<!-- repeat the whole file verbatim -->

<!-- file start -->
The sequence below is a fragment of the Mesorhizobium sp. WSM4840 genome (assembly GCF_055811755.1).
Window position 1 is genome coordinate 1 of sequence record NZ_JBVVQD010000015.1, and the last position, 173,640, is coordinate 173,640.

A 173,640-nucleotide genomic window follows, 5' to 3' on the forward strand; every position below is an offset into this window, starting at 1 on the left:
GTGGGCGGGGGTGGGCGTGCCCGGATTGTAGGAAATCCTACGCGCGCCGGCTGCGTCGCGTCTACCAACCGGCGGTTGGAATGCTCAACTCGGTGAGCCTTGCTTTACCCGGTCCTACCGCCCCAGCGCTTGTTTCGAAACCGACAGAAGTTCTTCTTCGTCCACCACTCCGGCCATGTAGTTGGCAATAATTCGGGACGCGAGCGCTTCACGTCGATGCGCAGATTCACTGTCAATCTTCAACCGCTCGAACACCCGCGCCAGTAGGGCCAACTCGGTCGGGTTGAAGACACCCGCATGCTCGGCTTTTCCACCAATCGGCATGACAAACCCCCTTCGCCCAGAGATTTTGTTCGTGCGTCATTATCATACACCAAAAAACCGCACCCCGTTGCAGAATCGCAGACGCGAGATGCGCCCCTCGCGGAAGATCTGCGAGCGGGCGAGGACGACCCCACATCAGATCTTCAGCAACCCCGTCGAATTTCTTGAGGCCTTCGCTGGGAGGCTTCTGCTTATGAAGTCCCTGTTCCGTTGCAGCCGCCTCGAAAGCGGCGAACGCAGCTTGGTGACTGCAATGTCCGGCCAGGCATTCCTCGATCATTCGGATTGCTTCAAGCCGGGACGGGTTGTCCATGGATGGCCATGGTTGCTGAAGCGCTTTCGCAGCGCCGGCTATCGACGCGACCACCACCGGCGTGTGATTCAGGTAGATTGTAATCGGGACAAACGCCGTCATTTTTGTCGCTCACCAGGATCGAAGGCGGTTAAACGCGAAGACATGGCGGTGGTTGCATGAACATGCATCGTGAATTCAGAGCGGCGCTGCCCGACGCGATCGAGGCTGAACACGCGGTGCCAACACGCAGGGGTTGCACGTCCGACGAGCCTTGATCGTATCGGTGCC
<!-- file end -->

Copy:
The sequence below is a fragment of the Mesorhizobium sp. WSM4840 genome (assembly GCF_055811755.1).
Window position 1 is genome coordinate 1 of sequence record NZ_JBVVQD010000015.1, and the last position, 173,640, is coordinate 173,640.

A 173,640-nucleotide genomic window follows, 5' to 3' on the forward strand; every position below is an offset into this window, starting at 1 on the left:
GTGGGCGGGGGTGGGCGTGCCCGGATTGTAGGAAATCCTACGCGCGCCGGCTGCGTCGCGTCTACCAACCGGCGGTTGGAATGCTCAACTCGGTGAGCCTTGCTTTACCCGGTCCTACCGCCCCAGCGCTTGTTTCGAAACCGACAGAAGTTCTTCTTCGTCCACCACTCCGGCCATGTAGTTGGCAATAATTCGGGACGCGAGCGCTTCACGTCGATGCGCAGATTCACTGTCAATCTTCAACCGCTCGAACACCCGCGCCAGTAGGGCCAACTCGGTCGGGTTGAAGACACCCGCATGCTCGGCTTTTCCACCAATCGGCATGACAAACCCCCTTCGCCCAGAGATTTTGTTCGTGCGTCATTATCATACACCAAAAAACCGCACCCCGTTGCAGAATCGCAGACGCGAGATGCGCCCCTCGCGGAAGATCTGCGAGCGGGCGAGGACGACCCCACATCAGATCTTCAGCAACCCCGTCGAATTTCTTGAGGCCTTCGCTGGGAGGCTTCTGCTTATGAAGTCCCTGTTCCGTTGCAGCCGCCTCGAAAGCGGCGAACGCAGCTTGGTGACTGCAATGTCCGGCCAGGCATTCCTCGATCATTCGGATTGCTTCAAGCCGGGACGGGTTGTCCATGGATGGCCATGGTTGCTGAAGCGCTTTCGCAGCGCCGGCTATCGACGCGACCACCACCGGCGTGTGATTCAGGTAGATTGTAATCGGGACAAACGCCGTCATTTTTGTCGCTCACCAGGATCGAAGGCGGTTAAACGCGAAGACATGGCGGTGGTTGCATGAACATGCATCGTGAATTCAGAGCGGCGCTGCCCGACGCGATCGAGGCTGAACACGCGGTGCCAACACGCAGGGGTTGCACGTCCGACGAGCCTTGATCGTATCGGTGCC